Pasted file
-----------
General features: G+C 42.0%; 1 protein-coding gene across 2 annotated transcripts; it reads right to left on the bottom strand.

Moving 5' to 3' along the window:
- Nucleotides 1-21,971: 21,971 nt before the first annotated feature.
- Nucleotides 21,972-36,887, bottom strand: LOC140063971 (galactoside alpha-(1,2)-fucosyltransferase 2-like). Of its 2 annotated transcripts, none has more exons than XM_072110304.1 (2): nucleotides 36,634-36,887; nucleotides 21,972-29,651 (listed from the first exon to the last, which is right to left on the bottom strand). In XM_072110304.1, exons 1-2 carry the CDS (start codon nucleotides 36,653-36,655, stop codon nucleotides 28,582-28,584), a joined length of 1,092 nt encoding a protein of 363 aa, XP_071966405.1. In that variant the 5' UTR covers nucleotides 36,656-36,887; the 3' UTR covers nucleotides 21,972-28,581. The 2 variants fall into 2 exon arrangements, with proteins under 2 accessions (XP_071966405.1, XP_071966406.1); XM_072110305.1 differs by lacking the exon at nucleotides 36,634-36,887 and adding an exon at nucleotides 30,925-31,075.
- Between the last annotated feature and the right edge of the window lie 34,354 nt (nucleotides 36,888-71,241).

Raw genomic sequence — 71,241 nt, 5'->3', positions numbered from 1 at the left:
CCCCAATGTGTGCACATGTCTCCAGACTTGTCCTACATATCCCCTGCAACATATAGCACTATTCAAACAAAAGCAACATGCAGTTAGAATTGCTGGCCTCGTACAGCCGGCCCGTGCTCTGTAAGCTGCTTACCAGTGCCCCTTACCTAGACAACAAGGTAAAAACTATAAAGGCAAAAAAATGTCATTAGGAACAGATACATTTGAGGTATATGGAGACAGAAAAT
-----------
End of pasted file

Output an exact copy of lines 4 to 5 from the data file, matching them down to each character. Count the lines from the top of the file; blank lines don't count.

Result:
- Nucleotides 21,972-36,887, bottom strand: LOC140063971 (galactoside alpha-(1,2)-fucosyltransferase 2-like). Of its 2 annotated transcripts, none has more exons than XM_072110304.1 (2): nucleotides 36,634-36,887; nucleotides 21,972-29,651 (listed from the first exon to the last, which is right to left on the bottom strand). In XM_072110304.1, exons 1-2 carry the CDS (start codon nucleotides 36,653-36,655, stop codon nucleotides 28,582-28,584), a joined length of 1,092 nt encoding a protein of 363 aa, XP_071966405.1. In that variant the 5' UTR covers nucleotides 36,656-36,887; the 3' UTR covers nucleotides 21,972-28,581. The 2 variants fall into 2 exon arrangements, with proteins under 2 accessions (XP_071966405.1, XP_071966406.1); XM_072110305.1 differs by lacking the exon at nucleotides 36,634-36,887 and adding an exon at nucleotides 30,925-31,075.
- Between the last annotated feature and the right edge of the window lie 34,354 nt (nucleotides 36,888-71,241).